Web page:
Good Credit Score For Mortgages

A good credit score for a home loan is one that will qualify you for the lowest interest rates possible. Different financial institutions will have varying credit score range cut-offs for different APRs. The Federal Deposit Insurance Corporation (FDIC) showed how credit score ranges can affect a sample $250k/30 year mortgage. A good score for a mortgage in this example would fall between 700 and 759.

FICO Score

Mortgage APR
Monthly Payment
Total Interest Paid Over Lifetime

760 - 850 (Excellent)


700 - 759 (Good)


680 - 699 (Average)


660 - 679 (Poor)


640 - 659 (Bad)


639 (Very Bad)


Mortgage companies use different credit score models to determine your rates – FICO Score 2, FICO Score 4 and FICO score 5. For the most part, these models are powered by similar factors including payment history, length of credit history, and your current debt obligations.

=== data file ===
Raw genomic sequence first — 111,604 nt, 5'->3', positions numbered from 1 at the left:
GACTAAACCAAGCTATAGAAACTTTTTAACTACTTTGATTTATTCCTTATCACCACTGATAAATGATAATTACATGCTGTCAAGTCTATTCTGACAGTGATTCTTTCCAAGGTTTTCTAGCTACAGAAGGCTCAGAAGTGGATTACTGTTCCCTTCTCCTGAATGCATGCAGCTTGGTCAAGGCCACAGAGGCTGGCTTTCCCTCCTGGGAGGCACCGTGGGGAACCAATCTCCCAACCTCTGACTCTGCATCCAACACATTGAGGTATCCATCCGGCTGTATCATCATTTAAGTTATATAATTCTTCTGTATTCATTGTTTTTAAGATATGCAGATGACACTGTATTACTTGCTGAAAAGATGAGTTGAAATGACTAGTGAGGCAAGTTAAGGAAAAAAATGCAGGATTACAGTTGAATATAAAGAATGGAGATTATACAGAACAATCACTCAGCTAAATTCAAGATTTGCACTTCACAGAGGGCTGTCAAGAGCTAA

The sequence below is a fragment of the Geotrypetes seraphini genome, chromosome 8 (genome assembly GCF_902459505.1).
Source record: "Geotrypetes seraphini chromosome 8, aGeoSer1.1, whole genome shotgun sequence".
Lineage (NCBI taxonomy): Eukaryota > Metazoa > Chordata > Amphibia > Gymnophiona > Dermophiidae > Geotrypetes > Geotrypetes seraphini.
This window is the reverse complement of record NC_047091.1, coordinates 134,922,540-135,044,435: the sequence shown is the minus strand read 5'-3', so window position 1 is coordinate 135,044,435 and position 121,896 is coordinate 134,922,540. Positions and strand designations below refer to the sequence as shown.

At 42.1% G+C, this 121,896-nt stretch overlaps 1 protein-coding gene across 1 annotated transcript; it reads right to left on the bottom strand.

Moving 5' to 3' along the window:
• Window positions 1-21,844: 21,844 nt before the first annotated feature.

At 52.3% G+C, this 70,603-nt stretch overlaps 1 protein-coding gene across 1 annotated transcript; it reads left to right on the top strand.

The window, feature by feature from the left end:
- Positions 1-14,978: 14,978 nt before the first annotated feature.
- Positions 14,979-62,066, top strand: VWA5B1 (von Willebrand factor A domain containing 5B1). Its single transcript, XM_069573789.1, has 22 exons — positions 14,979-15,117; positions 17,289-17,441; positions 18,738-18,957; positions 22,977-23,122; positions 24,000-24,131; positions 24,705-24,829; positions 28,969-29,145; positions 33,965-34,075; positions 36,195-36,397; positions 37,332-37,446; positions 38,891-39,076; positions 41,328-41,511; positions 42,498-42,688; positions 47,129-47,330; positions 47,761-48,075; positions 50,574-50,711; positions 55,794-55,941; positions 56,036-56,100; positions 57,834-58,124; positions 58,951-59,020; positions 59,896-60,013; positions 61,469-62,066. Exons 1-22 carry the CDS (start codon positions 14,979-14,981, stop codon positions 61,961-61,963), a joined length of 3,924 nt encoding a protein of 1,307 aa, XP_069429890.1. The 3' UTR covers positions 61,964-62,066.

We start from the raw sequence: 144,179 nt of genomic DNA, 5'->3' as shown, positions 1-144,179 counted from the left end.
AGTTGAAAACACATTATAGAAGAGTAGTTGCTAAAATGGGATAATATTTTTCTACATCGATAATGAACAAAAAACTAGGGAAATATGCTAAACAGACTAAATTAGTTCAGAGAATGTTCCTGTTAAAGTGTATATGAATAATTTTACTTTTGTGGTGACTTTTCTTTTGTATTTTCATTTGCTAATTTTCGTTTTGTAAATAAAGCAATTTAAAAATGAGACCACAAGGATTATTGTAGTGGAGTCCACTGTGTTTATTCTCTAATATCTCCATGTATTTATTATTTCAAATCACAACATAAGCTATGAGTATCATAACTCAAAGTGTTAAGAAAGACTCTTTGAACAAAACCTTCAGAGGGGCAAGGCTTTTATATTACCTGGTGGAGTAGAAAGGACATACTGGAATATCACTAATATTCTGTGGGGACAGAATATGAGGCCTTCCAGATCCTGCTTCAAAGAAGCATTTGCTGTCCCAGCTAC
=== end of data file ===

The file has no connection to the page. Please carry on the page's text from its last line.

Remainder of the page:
Most lenders will not provide a mortgage to homebuyer whose credit score is below 620. The only exceptions are FHA loans which are insured by the Federal Housing Administration. If the borrower defaults on a loan of this type, the government protects the borrower against the damages. Note that people whose credit score ranges between 500 and 579 typically need to make a down payment of at least 10%.

People with good credit scores can also qualify for FHA loans if they wish to lower their interest rates.

Good Credit Score Range For Auto Loans

When determining the interest rates for an auto loan, financial institutions typically rely on FICO® Auto Score 2, 4, 5, or 8. These scores range between 250 and 900. The higher the number the better the score. If you’re shooting for the lowest possible APR on your auto loan your Auto credit score should be above 740.